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  • The initial submission of this article was received on July 28th, 2015 and was peer-reviewed by 2 reviewers and the Academic Editor.
  • The Academic Editor made their initial decision on August 17th, 2015.
  • The first revision was submitted on December 23rd, 2015 and was reviewed by the Academic Editor.
  • The article was Accepted by the Academic Editor on December 28th, 2015.

Version 0.2 (accepted)

· Dec 28, 2015 · Academic Editor


Congratulation on your contribution. I look forward to seeing your paper published in PeerJ soon.

Version 0.1 (original submission)

· Aug 17, 2015 · Academic Editor

Major Revisions

Both reviewers raise important issues with your introduction, experimental design and discussion. Please incorporate their suggestions, which will improve the quality of your contribution.

Reviewer 1 ·

Basic reporting

No Comments

Experimental design

No Comments

Validity of the findings

No Comments

Additional comments

This is a concise manuscript that suits well within the scope of PeerJ, addressing the very important issue of how future climatic conditions may impact metabolic responses of cold-seawater corals. There are important issues related to the writing structure that requires clean up as few sections are rather well-written but most need a lot of attention. I recommend publication of this paper as long as the issues listed below are addressed and the MS is being re-reviewed prior to publication

Specific comments

Abstract: this section is missing two important parts. First, a succinct explanation of the experimental conditions and second, what is the main conclusion? Why are these results relevant in a broader context? Of course without making unsupported claims.

Results: I suggest including a table whit all carbonate chemistry parameters, measured and calculated. This is key supporting information, mainly for long-term experiments.

Discussion: Unfortunately, this paper suffers from a not well-structured discussion section, which frequently provides and highlights as summaries of other results more than building up from the actual study. This section also needs a good clean up and attention on the structure of sentences. I have gave specific comment for some but not all of the writing problems.

L7 and L278: I suggest changing “synergic effect” by “synergistic effect”
L9: I understand what you mean when saying “acclimated to elevated CO2” but it can be confusing as you are actually referring to responses after a long-term exposure rather than a short “acclimation” period. I suggest rewording this part of the sentence.
L9-L10: This sentence structure is incorrect. You seem to be saying.… shows/exhibits no changes in calcification and so on?
L12-L13: Reword this sentence keeping a consistent structure, i.e elevated
seawater temperature (15ºC) significantly reduced calcification and combined elevated temperature and CO2 also affected respiration rates of D. dianthus.
L15-L18: This sentence needs careful rewording
L47: I suggest adding the word “however” to connect with the previous sentence. As it is, doesn’t flow. …Less is currently know, however, on the effects….
L47-53: Such a long sentence with so much information. It needs to be split.
L55: I suggest adding, “For instance, elevated temperature actually….
L58-L62: This sentence needs rewriting
L69: What is “this”? It was way before you mentioned calcification rates. I suggest adding…whether such response can be sustained indefinitely…
L69-L72: This sentence needs careful rewording and more precise information based on the references cited. First, it sounds weird to state that “the acclimation response” may affect metabolism by…. Again, please be very careful in the way you use or misuse the word acclimation.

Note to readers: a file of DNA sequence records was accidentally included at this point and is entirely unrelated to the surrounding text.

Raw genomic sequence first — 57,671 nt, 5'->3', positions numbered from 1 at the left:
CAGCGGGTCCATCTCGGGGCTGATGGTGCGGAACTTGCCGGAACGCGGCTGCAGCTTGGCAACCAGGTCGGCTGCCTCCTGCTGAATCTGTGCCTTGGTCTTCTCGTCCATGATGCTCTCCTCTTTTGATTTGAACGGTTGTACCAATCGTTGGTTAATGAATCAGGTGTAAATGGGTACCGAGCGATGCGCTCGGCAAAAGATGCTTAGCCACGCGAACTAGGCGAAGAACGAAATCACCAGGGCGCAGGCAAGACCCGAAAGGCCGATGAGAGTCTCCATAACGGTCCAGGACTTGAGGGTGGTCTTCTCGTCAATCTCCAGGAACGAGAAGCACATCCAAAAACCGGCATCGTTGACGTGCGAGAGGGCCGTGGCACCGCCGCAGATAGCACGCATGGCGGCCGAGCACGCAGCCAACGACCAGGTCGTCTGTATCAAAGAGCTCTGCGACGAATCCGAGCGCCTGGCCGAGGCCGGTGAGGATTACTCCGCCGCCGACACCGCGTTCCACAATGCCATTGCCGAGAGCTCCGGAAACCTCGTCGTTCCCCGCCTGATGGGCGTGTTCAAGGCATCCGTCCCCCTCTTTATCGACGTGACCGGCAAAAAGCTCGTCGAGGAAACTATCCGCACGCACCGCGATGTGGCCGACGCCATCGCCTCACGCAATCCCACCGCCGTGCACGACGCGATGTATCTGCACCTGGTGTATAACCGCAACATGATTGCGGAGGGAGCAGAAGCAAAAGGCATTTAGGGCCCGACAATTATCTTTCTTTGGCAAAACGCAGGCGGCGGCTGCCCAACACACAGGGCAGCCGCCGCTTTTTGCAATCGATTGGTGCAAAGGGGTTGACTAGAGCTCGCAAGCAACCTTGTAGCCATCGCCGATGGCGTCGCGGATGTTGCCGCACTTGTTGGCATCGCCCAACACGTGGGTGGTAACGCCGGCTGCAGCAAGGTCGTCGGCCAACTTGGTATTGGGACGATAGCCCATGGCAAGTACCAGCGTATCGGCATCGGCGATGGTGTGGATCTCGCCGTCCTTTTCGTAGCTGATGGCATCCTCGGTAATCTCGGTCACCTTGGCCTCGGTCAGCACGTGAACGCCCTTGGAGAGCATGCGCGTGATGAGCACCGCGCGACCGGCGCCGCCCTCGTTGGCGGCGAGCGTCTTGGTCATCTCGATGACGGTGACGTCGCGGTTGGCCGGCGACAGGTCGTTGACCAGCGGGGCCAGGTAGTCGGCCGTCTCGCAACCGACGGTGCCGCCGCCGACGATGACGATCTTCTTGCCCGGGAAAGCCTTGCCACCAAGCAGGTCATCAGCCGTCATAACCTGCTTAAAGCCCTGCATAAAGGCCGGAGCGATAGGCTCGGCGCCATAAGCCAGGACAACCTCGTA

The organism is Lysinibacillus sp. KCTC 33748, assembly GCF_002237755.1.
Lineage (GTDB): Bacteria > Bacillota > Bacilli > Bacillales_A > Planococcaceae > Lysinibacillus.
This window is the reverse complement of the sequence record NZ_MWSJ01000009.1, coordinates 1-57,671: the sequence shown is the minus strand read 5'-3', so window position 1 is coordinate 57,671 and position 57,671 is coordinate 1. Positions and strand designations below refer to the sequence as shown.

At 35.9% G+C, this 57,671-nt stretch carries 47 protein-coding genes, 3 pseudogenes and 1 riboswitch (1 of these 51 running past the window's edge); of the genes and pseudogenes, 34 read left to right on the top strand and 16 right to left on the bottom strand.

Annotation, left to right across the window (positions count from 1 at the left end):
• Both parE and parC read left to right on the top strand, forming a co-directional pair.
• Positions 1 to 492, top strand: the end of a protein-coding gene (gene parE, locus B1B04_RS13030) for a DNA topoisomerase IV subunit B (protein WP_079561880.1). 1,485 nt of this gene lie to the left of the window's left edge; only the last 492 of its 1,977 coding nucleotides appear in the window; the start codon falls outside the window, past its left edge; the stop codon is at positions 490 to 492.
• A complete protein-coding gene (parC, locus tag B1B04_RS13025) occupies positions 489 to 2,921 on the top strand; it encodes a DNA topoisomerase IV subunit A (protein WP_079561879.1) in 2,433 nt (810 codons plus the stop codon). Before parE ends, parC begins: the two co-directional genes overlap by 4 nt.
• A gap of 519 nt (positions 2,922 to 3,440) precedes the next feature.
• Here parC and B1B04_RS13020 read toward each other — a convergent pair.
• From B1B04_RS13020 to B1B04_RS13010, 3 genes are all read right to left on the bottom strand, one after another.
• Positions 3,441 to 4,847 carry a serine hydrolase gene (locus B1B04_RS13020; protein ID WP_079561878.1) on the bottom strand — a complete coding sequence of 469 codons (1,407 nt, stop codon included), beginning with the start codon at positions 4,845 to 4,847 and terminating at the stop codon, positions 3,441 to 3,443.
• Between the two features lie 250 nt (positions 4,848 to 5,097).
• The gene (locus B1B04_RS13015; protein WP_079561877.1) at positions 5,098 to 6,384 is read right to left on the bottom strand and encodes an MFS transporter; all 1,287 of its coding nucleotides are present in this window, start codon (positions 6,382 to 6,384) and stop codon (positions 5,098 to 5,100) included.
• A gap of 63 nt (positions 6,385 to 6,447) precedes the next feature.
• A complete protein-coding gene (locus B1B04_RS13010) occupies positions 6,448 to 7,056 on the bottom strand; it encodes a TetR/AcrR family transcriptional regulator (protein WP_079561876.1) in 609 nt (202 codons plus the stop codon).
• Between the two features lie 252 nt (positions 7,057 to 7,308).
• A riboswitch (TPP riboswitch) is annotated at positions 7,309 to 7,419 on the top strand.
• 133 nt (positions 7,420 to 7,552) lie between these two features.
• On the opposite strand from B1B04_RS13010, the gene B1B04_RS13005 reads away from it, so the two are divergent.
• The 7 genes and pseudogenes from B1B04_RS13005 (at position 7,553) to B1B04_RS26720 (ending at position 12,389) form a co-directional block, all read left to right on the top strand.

L82: Use temperature and CO2 rather than temperature and pH, as you didn’t manipulate this last one. Keep consistency in the approach of your experimental conditions through the whole MS.
L97-L101: Rearrange the sentence to separate the ambient condition information from the predicted future conditions. For instance: …..conditions that replicated ambient temperature and CO2 (12°C - 380 ppm) levels and predicted future….
L170-L184: Although it seems to be pretty obvious, I think it is important to include post-hoc tests when significant individual effects are found.
L174-L175: Include the one-way ANOVA information
L187-L191: I suggest the first sentence of this section only mention findings in the present study but most importantly the main and novel findings: synergistic effect and long-term exposure (mentioned in your third paragraph of discussion). I think you also need to keep the same format every time you discuss physiological responses identified in your study.
L202-L204: This sentence needs rewriting. It seems to be missing words to complete the idea.
L213: for a time? Or you mean for a short time?
L215-L219: Reword this sentence so your writing reads well
L261: a missing word….to fulfill increased energy demand AND to maintain…
L266: even if CWC (cold-seawater corals seem instead of seems)… here again you first should promote your findings and not other studies.
L272-L275: Reword this sentence so the read flows


Basic reporting

Notes on the Abstract/Introduction:
Some information is missing from the Abstract and Introduction. In the Abstract, you should clarify that you measured instantaneous calcification rate. You also focus a good portion of your abstract space on the O:N ratio, which should be explained in the context of biology in your introduction, and supported with relevant prior studies using the same ratio.
You should cite sources for the natural temperature and pCO2 conditions of your experiment (12ºC and 390ppm), or perhaps provide data on these parameters from your study site if possible.
Why did you use the IPCC IS92a emission scenario (1992)? Why not use the fourth assessment (AR4) published in 2007 (since your experiment was conducted in 2010, and the fifth was not yet available)? Make your reasoning clear in the manuscript and provide a citation.
Most importantly, incomplete raw data was provided. The pCO2, pH, temperature, and salinity data should be attached. The raw data that was provided was already normalized to the control measurements and to the coral skeletal surface area. All of these measurements should be provided prior to any manipulation.
You are missing an acknowledgements section, although I am unsure if this is submitted separately. Also, you should mention permits for coral collection, if required. If not required, see PeerJ policies, Animal Research, #2 “For research conducted on non-regulated animals, a statement should be made as to why ethical approval was not required.”

Experimental design

In general, not enough details on the methods were provided for the experiment to be reproduced, and it is not clear whether the experiment was conducted to a high technical standard. Based on the information given, I do not think the research conforms to prevailing ocean acidification study standards. Below I have included the areas where more information is needed.